Col. Edward C. Rothstein, commander of the Army base in Anne Arundel County, closed the restaurant Wednesday after the insect larvae were discovered during repairs to a soda machine.
The infestation apparently developed around a leak behind a panel that was inaccessible to restaurant workers, according to base officials. Entomologists from Public Health Command said it appeared to have been a one-time event that had developed over seven to 10 days before it was discovered.
Rothstein said he closed the restaurant not because it presented an immediate health risk, but to give staff time to conduct a "top-to-bottom cleaning" and a follow-up inspection.
The public health team, including preventive medicine specialists from the Public Health Command, Kimbrough Ambulatory Care Clinic and food inspectors from veterinary services, declared the restaurant ready for the public, and Rothstein authorized managers to reopen Thursday evening.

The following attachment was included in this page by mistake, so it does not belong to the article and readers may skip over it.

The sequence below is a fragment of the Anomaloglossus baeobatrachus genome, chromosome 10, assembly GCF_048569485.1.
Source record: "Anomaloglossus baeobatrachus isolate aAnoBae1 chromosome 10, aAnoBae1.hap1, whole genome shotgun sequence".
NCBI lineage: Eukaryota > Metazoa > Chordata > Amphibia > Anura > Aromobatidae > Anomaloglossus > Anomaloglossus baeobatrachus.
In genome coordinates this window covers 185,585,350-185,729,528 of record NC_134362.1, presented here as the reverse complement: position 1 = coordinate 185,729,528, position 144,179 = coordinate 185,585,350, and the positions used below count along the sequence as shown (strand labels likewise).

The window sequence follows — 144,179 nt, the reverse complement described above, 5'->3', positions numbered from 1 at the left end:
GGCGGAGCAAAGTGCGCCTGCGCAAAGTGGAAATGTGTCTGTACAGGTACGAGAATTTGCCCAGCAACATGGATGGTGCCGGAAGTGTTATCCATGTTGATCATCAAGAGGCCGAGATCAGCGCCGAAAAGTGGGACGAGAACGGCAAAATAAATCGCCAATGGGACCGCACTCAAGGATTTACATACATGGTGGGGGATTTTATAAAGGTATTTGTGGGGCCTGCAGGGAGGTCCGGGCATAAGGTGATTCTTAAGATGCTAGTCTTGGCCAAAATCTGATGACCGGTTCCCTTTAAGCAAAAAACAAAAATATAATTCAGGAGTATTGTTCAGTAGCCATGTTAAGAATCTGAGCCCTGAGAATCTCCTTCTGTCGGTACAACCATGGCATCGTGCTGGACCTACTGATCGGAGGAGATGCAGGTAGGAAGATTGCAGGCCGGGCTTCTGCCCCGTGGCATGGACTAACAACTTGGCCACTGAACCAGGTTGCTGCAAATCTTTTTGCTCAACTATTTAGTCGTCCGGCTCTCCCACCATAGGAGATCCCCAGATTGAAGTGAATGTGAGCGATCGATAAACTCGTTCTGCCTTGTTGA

Other food facilities on Fort Meade were also inspected, officials said. The Burger King was the only facility with the type of soda machine in question.
"The health and safety of those who live and work on Fort Meade, as well as visitors to the installation, is of upmost importance to me and my staff," Rothstein said. "We will continue to monitor this situation and I will do what I can to ensure that this facility and all other eating establishments on post adhere to safety standards for food handling."
The Burger King on Fort Meade is operated by the Army and Air Force Exchange Service, an agency of the Defense Department. Fort Meade is home to 11,000 residents and workplace for 56,000 uniformed and civilian employees and contractors, making it the largest employer in the state.